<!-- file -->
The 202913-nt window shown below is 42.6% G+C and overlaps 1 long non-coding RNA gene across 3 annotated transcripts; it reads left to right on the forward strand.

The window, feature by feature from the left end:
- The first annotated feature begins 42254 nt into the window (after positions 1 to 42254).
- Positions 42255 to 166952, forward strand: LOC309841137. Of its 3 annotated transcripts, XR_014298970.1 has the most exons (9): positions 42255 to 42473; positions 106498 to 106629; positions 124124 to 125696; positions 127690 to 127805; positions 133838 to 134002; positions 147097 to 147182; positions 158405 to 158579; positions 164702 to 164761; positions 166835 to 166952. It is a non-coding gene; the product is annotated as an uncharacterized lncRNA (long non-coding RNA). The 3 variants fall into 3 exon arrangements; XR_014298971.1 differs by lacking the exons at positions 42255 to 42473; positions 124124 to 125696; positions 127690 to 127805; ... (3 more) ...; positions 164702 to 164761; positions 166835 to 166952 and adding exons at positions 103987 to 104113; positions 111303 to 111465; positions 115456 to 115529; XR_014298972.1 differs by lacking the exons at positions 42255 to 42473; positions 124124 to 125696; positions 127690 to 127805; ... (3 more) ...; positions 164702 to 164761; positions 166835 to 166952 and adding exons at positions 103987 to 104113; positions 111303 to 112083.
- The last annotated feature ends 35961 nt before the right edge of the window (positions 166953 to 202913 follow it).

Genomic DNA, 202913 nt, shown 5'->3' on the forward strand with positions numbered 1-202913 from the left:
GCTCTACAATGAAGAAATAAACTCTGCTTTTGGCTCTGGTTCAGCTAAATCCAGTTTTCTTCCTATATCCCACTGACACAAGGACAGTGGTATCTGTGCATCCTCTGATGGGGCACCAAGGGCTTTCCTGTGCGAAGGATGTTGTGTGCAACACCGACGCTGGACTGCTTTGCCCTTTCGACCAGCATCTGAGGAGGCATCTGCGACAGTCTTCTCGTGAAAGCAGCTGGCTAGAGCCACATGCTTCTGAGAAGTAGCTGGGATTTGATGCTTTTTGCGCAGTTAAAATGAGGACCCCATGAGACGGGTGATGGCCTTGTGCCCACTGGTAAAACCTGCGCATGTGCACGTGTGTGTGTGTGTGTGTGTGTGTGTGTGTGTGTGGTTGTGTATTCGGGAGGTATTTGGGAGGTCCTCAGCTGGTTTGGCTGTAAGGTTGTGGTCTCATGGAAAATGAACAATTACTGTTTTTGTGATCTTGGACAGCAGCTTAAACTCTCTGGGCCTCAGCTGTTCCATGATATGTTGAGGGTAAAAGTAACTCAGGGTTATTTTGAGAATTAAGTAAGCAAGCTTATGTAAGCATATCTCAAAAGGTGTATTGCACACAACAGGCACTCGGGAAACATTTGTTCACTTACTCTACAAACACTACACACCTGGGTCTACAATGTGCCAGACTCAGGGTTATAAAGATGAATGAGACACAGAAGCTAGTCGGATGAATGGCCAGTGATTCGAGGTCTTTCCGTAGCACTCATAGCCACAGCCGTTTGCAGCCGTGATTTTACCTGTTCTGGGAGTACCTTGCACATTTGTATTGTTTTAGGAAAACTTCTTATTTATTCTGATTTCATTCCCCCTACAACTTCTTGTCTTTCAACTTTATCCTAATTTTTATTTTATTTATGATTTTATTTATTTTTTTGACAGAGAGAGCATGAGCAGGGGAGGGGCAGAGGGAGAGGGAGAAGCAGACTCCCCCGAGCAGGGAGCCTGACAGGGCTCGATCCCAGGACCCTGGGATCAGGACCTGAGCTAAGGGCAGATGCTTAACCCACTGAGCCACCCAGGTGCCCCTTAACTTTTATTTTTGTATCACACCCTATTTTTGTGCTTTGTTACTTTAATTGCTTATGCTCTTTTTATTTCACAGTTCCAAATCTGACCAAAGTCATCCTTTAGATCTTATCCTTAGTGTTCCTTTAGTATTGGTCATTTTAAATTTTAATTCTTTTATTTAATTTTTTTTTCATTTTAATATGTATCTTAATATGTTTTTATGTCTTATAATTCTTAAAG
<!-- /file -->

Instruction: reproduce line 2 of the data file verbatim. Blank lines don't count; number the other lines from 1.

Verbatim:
The window, feature by feature from the left end: